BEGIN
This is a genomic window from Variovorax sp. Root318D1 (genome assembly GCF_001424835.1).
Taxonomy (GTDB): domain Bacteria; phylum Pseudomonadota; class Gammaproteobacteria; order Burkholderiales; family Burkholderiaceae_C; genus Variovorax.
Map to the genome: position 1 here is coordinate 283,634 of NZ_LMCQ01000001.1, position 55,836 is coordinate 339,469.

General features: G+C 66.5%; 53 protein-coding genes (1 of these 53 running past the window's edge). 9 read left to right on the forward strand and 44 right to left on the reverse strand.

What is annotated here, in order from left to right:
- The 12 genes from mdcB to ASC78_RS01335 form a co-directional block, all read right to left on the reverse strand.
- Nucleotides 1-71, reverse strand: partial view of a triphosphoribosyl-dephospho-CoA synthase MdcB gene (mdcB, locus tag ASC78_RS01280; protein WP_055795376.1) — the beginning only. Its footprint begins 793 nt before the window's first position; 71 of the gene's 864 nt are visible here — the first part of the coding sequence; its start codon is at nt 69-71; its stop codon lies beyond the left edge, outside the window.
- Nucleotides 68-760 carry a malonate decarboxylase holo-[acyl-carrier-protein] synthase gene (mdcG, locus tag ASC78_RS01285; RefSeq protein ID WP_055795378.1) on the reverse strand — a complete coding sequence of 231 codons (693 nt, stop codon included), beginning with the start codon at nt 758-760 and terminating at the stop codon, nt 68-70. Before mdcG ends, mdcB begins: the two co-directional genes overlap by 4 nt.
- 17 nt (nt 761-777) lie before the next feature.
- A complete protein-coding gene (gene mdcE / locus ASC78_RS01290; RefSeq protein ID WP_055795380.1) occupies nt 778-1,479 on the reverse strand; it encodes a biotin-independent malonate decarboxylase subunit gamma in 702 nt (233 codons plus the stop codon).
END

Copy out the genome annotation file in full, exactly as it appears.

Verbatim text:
This is a genomic window from Variovorax sp. Root318D1 (genome assembly GCF_001424835.1).
Taxonomy (GTDB): domain Bacteria; phylum Pseudomonadota; class Gammaproteobacteria; order Burkholderiales; family Burkholderiaceae_C; genus Variovorax.
Map to the genome: position 1 here is coordinate 283,634 of NZ_LMCQ01000001.1, position 55,836 is coordinate 339,469.

General features: G+C 66.5%; 53 protein-coding genes (1 of these 53 running past the window's edge). 9 read left to right on the forward strand and 44 right to left on the reverse strand.

What is annotated here, in order from left to right:
- The 12 genes from mdcB to ASC78_RS01335 form a co-directional block, all read right to left on the reverse strand.
- Nucleotides 1-71, reverse strand: partial view of a triphosphoribosyl-dephospho-CoA synthase MdcB gene (mdcB, locus tag ASC78_RS01280; protein WP_055795376.1) — the beginning only. Its footprint begins 793 nt before the window's first position; 71 of the gene's 864 nt are visible here — the first part of the coding sequence; its start codon is at nt 69-71; its stop codon lies beyond the left edge, outside the window.
- Nucleotides 68-760 carry a malonate decarboxylase holo-[acyl-carrier-protein] synthase gene (mdcG, locus tag ASC78_RS01285; RefSeq protein ID WP_055795378.1) on the reverse strand — a complete coding sequence of 231 codons (693 nt, stop codon included), beginning with the start codon at nt 758-760 and terminating at the stop codon, nt 68-70. Before mdcG ends, mdcB begins: the two co-directional genes overlap by 4 nt.
- 17 nt (nt 761-777) lie before the next feature.
- A complete protein-coding gene (gene mdcE / locus ASC78_RS01290; RefSeq protein ID WP_055795380.1) occupies nt 778-1,479 on the reverse strand; it encodes a biotin-independent malonate decarboxylase subunit gamma in 702 nt (233 codons plus the stop codon).